In 1940 a wartime industrial poster was displayed in Westinghouse Electric Corporation plant. The poster by Pittsburgh artist J. Howard Miller, shows a young woman, dressed in a blue work shirt and polka-dot bandanna. The woman is flexing her muscles and the caption reads “We Can Do It!” The poster was originally created in order to deter absenteeism and strikes among employees during wartime. It was never really meant for public viewing.
Many men had gone off to fight in the war so woman were being called upon to step in and do their duty for their country. They were suddenly expected to do work that had, up until that point been reserved entirely for men. Women were not generally thought to be strong enough for these types of jobs but in the absence of young men to do them the government had no choice but to recruit women to fill the roles instead. This propaganda campaign was very successful and woman applied in record numbers. More than 300,000 women worked in the U.S. aircraft industry for the first time. In addition to factory and industrial work some 350,000 women also joined the Armed Services.
A photograph of Naomi Parker Fraley in 1942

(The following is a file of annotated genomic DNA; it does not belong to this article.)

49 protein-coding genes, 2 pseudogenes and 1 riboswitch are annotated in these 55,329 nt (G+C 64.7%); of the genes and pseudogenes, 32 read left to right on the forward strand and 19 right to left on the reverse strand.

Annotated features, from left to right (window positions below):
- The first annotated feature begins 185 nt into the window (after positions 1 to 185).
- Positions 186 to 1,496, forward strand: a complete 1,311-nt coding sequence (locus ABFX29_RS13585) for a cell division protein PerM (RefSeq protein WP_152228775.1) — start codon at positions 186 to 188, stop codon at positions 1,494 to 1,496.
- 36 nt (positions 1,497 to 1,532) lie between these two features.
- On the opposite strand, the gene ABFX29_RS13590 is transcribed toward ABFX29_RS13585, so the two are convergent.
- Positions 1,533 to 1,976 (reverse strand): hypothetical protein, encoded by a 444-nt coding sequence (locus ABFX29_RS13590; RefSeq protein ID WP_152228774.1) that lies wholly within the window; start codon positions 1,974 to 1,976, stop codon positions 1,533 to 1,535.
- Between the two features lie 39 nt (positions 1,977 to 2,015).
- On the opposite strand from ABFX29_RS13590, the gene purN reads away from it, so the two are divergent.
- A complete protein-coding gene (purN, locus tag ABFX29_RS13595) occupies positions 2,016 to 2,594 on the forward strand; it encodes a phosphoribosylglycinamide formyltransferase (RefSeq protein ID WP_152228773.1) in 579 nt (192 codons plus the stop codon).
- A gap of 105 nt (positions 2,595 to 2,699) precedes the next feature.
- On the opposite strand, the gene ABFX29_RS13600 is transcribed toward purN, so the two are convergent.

The poster faded into obscurity until the 1980’s. The woman’s movement was making waves at the time and the poster, which had been rediscovered quickly became a powerful symbol for feminism. The woman in the poster was given the name Rosie the Riveter. The image became hugely popular and was printed on T-shirts, mugs etc. Even though the image was widely familiar the identity of the woman in the poster continued to be something of a mystery. Over the years many different woman claimed to be the iconic “Rosie”. There was even a wartime song of the same name by Redd Evans and John Jacob Loeb. For years a woman called Geraldine Hoff Doyle was believed to be the real Rosie the Riveter. However Dr. Kimble, who is an associate professor of communication and the arts at Seton Hall University in New Jersey wasn’t convinced. So he embarked on a six-year quest to find out her true identity. After many years he discovered that the lathe worker was in fact a woman called Naomi Parker Fraley.